Then life got kind of messy, as did all of my shoes. I was already tripping over a pile of boots and heels and sandals every time I walked into my room and, every time, I would think to myself, "I should get a shoe rack." Then I'd shrug and move on, and do the same thing the next day. Lather, rinse, repeat.

Monday, January 6, 2014

out of sight, out of mind.

Whenever I lost a tooth, the Tooth Fairy generously left a dollar and a note on my Spottie Dottie stationary under my pillow. The notes were simple ("Wow!" and "Cool!") and I never thought my parents were behind it--not unlike Santa Claus, who I figured out fairly early on did not actually come down the chimney to leave gifts in the stockings.

I kept the notes after every visit, along with the detached tooth. "Why doesn't the Tooth Fairy take the tooth?" I asked my mom once. My other friends at school said the Tooth Fairy always took their teeth, but was there something wrong with mine?

"Parents can ask her to leave the teeth behind," my mom answered. "That way you can keep them as a little memory."

And we did: every little tooth was stored in a tiny plastic cup. Every time one fell out, I'd run to the cupboard where the teeth were stored and compare the size and shape, and think about which ones hurt when they fell out. But long after I stopped losing teeth, I looked back at the cup and didn't think about the pain of losing them. I only remembered the thrill that came with a visit from the Tooth Fairy (who, by the way, I was a true believer in until all of my baby teeth were gone) and how much fun it was to reflect with my mom about how fast I was growing up.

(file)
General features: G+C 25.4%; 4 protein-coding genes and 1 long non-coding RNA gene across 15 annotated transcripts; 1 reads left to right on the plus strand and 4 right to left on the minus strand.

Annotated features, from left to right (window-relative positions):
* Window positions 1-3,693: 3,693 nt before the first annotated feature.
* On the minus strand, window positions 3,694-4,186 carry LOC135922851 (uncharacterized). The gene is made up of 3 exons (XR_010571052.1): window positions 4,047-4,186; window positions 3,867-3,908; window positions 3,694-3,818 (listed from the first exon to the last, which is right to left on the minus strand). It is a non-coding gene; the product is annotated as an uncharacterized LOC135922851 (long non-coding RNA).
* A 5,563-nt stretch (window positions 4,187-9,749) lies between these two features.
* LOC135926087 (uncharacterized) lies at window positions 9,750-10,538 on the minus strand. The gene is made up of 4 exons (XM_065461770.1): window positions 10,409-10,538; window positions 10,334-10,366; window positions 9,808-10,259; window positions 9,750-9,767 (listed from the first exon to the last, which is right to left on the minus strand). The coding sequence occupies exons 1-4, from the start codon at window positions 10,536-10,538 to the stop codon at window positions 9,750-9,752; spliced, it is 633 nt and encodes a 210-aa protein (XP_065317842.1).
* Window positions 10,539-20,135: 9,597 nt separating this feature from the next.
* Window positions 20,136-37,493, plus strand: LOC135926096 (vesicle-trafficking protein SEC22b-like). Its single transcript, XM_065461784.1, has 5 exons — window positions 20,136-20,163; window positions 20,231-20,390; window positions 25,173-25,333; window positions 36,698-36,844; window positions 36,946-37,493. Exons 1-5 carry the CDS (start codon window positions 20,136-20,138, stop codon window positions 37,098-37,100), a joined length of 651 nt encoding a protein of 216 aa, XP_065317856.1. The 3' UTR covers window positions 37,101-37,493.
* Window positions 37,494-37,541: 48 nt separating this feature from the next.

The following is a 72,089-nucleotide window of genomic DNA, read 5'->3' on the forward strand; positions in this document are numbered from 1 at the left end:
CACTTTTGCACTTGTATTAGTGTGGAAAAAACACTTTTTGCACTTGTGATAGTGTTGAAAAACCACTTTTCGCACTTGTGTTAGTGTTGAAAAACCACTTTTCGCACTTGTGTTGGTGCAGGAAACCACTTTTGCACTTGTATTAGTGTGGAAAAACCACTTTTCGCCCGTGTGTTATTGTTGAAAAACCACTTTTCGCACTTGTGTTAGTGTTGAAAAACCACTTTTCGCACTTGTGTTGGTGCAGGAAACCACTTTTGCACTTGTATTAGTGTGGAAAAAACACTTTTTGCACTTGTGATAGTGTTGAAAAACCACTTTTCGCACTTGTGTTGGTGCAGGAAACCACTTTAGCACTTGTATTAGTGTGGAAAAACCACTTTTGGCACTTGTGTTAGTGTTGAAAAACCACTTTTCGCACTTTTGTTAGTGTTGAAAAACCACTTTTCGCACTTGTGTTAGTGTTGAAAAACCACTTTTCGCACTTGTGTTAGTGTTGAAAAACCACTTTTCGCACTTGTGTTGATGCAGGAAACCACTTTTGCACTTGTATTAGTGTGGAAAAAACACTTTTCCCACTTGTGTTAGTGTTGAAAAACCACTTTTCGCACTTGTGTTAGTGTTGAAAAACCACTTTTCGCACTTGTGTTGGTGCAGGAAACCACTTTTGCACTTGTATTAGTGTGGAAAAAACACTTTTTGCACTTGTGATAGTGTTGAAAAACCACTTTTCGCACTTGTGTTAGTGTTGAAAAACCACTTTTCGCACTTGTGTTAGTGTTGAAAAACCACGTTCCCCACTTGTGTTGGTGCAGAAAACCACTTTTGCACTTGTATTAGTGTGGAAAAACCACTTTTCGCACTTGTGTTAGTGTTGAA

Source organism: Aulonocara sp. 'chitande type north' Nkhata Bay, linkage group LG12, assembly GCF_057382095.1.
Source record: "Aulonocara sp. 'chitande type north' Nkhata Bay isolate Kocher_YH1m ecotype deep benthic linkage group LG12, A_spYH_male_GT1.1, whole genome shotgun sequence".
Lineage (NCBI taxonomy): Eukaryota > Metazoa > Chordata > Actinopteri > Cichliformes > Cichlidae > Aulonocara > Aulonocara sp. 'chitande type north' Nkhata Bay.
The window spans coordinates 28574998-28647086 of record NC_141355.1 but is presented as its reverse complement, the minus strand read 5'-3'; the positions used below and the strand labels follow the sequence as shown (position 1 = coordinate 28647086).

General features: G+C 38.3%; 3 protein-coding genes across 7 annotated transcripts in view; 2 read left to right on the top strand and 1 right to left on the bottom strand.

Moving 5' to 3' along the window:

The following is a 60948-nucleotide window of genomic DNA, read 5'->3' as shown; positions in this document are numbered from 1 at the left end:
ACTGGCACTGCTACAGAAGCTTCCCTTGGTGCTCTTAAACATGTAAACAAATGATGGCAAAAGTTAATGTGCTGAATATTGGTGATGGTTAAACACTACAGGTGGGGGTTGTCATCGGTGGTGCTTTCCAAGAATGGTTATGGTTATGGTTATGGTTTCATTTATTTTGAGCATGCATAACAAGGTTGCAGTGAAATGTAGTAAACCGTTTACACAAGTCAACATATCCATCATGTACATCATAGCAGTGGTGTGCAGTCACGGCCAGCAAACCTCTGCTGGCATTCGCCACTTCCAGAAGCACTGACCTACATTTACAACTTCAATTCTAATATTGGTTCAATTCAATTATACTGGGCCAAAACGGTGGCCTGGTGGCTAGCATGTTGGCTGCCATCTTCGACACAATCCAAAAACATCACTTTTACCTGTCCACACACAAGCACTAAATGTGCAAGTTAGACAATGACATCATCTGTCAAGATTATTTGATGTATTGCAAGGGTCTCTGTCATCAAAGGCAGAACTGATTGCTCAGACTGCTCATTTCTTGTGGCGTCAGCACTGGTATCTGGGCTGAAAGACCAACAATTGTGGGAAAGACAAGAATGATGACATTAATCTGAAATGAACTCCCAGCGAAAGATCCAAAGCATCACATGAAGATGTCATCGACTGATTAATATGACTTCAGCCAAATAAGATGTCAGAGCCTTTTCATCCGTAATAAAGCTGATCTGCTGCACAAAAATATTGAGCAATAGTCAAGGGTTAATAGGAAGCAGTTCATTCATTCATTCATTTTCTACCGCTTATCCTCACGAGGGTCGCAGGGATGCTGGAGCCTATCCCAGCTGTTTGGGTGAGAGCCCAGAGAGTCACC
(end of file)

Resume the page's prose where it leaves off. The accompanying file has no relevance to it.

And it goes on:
My mom is the kind of person to collect and cherish mementos: letters, photos, awards, etc. When my sister made her first art sale in high school, she framed a copy of the check and a dollar bill withdrawn from the bank the day my sister deposited the check.

It's sentimental, but it was a nice way to grow up: to be surrounded by memories that made us laugh, smile, feel loved. Even now as I look around my room in my apartment, I smile whenever I see the small incense set Christina sent me from Thailand two years ago, and I still laugh at some of the more ridiculous postcards on my packed postcard board that Cortney sent me from the road during her many travels.

Friday, January 3, 2014

asteroids vs. comets.